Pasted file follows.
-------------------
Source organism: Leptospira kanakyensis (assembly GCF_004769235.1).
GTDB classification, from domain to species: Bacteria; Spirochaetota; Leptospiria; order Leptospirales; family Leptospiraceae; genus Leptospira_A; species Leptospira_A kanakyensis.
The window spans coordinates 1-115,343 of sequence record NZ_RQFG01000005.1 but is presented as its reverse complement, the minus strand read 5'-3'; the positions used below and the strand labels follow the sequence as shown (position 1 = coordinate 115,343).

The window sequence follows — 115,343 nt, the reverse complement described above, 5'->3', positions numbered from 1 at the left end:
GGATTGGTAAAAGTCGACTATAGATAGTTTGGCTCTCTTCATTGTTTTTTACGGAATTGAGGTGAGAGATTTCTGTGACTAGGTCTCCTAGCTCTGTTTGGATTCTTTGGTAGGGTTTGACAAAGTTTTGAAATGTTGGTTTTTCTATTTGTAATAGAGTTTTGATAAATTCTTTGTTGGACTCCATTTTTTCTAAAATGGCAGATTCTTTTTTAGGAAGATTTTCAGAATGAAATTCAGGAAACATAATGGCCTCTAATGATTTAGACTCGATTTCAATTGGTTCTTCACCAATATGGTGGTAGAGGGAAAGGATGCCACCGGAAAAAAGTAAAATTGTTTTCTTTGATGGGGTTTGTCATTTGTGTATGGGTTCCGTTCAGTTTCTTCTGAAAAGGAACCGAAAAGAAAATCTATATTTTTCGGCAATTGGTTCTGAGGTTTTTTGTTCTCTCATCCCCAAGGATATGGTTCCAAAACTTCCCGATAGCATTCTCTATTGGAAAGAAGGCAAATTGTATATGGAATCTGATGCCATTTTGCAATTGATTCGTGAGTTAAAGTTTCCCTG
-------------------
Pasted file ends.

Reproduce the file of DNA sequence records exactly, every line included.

Source organism: Leptospira kanakyensis (assembly GCF_004769235.1).
GTDB classification, from domain to species: Bacteria; Spirochaetota; Leptospiria; order Leptospirales; family Leptospiraceae; genus Leptospira_A; species Leptospira_A kanakyensis.
The window spans coordinates 1-115,343 of sequence record NZ_RQFG01000005.1 but is presented as its reverse complement, the minus strand read 5'-3'; the positions used below and the strand labels follow the sequence as shown (position 1 = coordinate 115,343).

The window sequence follows — 115,343 nt, the reverse complement described above, 5'->3', positions numbered from 1 at the left end:
GGATTGGTAAAAGTCGACTATAGATAGTTTGGCTCTCTTCATTGTTTTTTACGGAATTGAGGTGAGAGATTTCTGTGACTAGGTCTCCTAGCTCTGTTTGGATTCTTTGGTAGGGTTTGACAAAGTTTTGAAATGTTGGTTTTTCTATTTGTAATAGAGTTTTGATAAATTCTTTGTTGGACTCCATTTTTTCTAAAATGGCAGATTCTTTTTTAGGAAGATTTTCAGAATGAAATTCAGGAAACATAATGGCCTCTAATGATTTAGACTCGATTTCAATTGGTTCTTCACCAATATGGTGGTAGAGGGAAAGGATGCCACCGGAAAAAAGTAAAATTGTTTTCTTTGATGGGGTTTGTCATTTGTGTATGGGTTCCGTTCAGTTTCTTCTGAAAAGGAACCGAAAAGAAAATCTATATTTTTCGGCAATTGGTTCTGAGGTTTTTTGTTCTCTCATCCCCAAGGATATGGTTCCAAAACTTCCCGATAGCATTCTCTATTGGAAAGAAGGCAAATTGTATATGGAATCTGATGCCATTTTGCAATTGATTCGTGAGTTAAAGTTTCCCTG